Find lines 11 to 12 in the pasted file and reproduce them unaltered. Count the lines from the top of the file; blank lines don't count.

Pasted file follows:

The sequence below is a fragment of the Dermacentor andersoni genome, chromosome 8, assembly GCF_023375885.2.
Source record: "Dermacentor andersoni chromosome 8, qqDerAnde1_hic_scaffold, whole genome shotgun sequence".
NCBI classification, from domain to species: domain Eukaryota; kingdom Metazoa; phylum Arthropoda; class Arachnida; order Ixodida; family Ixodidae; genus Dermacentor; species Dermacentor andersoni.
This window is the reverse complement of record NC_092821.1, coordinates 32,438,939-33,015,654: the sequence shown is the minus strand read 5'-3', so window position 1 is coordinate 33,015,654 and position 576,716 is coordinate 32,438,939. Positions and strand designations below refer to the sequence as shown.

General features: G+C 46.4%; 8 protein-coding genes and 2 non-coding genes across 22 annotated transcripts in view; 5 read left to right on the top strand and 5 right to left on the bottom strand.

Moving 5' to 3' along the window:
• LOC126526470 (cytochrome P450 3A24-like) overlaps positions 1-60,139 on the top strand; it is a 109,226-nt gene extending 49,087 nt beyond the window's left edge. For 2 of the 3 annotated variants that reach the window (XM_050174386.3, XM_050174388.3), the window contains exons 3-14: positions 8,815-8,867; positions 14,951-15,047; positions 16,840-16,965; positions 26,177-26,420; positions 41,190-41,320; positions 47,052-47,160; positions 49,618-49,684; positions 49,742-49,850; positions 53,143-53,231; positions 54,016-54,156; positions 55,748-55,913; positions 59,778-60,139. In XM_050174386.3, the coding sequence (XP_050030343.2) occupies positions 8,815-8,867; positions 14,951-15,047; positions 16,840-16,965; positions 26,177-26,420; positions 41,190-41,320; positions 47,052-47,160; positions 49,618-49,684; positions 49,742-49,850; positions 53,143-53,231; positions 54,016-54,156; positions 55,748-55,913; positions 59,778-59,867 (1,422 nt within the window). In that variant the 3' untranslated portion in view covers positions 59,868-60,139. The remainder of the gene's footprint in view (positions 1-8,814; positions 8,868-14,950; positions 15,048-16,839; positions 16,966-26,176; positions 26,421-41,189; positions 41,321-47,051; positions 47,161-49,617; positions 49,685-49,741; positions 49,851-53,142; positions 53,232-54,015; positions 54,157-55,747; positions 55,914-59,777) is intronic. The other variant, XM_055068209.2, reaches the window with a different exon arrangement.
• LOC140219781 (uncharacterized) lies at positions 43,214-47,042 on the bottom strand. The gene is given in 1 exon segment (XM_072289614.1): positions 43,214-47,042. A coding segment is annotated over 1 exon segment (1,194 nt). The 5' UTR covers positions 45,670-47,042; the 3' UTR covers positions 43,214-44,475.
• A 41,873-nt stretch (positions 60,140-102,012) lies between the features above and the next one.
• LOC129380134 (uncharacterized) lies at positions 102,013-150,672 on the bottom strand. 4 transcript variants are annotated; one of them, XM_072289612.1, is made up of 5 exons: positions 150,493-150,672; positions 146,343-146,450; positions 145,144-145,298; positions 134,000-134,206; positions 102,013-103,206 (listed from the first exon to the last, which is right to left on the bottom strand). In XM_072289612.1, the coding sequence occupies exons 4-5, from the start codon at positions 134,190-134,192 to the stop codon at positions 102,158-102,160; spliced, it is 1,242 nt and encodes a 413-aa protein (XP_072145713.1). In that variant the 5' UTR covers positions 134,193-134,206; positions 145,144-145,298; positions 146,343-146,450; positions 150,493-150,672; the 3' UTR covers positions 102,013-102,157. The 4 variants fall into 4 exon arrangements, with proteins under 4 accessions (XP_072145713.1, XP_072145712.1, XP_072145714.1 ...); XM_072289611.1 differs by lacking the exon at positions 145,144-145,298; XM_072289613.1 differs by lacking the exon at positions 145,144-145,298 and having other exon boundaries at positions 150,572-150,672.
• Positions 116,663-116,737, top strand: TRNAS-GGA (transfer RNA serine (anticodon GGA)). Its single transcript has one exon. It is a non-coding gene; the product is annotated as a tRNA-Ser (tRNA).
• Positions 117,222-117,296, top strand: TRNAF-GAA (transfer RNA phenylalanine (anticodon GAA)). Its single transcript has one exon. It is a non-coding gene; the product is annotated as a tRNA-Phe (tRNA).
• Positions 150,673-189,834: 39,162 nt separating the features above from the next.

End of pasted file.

• Positions 116,663-116,737, top strand: TRNAS-GGA (transfer RNA serine (anticodon GGA)). Its single transcript has one exon. It is a non-coding gene; the product is annotated as a tRNA-Ser (tRNA).
• Positions 117,222-117,296, top strand: TRNAF-GAA (transfer RNA phenylalanine (anticodon GAA)). Its single transcript has one exon. It is a non-coding gene; the product is annotated as a tRNA-Phe (tRNA).